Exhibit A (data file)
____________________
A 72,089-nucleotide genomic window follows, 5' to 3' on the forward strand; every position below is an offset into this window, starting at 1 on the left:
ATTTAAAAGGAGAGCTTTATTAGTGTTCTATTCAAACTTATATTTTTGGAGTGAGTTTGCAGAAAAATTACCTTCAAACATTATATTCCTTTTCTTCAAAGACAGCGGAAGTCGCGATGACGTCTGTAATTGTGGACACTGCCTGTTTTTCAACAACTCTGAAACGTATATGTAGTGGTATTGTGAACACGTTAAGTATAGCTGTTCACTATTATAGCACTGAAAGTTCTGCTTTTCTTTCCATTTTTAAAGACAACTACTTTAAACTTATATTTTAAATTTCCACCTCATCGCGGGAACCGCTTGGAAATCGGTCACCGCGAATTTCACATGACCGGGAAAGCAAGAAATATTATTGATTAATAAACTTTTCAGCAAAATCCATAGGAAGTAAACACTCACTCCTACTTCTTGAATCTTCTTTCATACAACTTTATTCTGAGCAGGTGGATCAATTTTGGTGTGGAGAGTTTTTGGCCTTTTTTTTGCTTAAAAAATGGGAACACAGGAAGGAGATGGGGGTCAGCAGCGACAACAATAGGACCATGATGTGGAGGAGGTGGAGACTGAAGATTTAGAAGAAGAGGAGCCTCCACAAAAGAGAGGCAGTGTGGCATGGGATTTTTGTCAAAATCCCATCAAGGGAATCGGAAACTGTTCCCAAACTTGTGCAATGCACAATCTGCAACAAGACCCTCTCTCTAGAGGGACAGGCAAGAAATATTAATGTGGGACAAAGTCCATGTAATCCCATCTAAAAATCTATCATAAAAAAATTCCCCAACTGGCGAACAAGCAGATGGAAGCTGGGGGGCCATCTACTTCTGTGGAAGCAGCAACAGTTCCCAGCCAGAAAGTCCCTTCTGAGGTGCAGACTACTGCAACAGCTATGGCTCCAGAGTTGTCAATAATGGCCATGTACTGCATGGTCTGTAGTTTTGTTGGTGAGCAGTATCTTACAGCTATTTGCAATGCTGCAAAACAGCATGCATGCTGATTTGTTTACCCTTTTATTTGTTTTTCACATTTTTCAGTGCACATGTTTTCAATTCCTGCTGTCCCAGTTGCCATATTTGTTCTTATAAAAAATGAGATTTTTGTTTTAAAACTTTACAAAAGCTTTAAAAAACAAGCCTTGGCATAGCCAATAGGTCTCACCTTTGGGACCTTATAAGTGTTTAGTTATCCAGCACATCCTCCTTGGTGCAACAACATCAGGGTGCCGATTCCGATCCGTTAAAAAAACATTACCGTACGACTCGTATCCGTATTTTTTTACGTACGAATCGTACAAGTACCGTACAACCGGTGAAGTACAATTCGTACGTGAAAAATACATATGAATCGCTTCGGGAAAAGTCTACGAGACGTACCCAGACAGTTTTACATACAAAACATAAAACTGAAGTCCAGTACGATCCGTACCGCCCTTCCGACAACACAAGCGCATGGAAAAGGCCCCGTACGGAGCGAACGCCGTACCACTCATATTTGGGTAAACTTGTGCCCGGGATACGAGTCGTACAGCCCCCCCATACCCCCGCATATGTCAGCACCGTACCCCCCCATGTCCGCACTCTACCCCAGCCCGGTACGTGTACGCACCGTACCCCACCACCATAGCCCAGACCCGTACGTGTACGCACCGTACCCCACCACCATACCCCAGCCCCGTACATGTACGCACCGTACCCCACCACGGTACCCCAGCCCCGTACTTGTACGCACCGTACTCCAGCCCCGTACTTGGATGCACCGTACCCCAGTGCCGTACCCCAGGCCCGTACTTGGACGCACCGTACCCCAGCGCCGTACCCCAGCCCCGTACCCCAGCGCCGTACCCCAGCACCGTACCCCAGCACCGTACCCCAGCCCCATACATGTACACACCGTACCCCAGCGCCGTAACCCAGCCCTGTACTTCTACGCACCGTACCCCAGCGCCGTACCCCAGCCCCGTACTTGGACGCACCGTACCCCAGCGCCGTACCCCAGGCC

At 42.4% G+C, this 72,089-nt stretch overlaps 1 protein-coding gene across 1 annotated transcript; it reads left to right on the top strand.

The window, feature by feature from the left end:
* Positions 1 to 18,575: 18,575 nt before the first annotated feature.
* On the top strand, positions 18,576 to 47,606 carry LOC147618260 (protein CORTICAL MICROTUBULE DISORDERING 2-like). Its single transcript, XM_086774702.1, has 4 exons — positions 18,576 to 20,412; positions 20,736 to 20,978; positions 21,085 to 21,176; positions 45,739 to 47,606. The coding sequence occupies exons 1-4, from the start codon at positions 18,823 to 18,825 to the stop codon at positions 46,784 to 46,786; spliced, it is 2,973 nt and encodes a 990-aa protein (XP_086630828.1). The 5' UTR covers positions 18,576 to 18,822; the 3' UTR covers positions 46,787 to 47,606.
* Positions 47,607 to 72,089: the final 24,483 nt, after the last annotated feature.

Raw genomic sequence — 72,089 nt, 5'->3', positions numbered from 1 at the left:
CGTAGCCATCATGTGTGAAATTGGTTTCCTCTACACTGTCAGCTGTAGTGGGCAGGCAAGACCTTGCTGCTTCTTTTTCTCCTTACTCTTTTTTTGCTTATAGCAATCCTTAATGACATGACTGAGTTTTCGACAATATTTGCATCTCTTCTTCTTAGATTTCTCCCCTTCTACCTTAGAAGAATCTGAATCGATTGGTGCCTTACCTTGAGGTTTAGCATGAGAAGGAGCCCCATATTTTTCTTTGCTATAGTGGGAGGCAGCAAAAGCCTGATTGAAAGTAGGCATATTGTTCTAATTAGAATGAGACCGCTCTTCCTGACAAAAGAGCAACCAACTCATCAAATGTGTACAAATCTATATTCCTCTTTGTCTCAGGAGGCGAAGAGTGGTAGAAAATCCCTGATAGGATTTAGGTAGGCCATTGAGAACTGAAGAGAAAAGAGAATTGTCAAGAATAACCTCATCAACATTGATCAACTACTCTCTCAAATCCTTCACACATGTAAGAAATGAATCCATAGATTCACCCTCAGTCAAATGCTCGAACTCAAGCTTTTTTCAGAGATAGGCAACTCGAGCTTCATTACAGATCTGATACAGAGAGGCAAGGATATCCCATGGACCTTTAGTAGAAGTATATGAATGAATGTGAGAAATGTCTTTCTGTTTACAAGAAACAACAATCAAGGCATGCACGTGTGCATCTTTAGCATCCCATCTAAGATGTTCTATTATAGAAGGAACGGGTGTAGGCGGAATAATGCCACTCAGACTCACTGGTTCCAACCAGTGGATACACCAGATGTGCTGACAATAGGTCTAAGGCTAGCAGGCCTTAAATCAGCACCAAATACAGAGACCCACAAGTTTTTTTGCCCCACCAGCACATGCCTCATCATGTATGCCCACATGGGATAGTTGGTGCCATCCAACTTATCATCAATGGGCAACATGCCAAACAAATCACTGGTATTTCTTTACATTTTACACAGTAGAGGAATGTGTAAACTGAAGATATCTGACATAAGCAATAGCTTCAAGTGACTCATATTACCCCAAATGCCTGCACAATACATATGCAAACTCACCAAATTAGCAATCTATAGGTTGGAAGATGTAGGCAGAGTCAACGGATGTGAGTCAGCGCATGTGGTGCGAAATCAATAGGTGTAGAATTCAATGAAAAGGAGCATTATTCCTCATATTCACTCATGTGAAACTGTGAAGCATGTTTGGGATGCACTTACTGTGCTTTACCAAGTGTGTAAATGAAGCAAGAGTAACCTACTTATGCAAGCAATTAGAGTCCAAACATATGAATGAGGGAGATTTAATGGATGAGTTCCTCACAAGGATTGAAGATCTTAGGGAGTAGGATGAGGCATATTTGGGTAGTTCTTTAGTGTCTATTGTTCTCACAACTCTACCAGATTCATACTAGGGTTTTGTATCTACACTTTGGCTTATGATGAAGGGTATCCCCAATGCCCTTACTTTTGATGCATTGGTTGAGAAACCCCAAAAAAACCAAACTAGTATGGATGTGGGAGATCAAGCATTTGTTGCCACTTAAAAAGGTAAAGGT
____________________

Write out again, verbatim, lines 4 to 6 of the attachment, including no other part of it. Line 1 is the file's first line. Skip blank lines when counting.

The window, feature by feature from the left end:
* Positions 1 to 18,575: 18,575 nt before the first annotated feature.
* On the top strand, positions 18,576 to 47,606 carry LOC147618260 (protein CORTICAL MICROTUBULE DISORDERING 2-like). Its single transcript, XM_086774702.1, has 4 exons — positions 18,576 to 20,412; positions 20,736 to 20,978; positions 21,085 to 21,176; positions 45,739 to 47,606. The coding sequence occupies exons 1-4, from the start codon at positions 18,823 to 18,825 to the stop codon at positions 46,784 to 46,786; spliced, it is 2,973 nt and encodes a 990-aa protein (XP_086630828.1). The 5' UTR covers positions 18,576 to 18,822; the 3' UTR covers positions 46,787 to 47,606.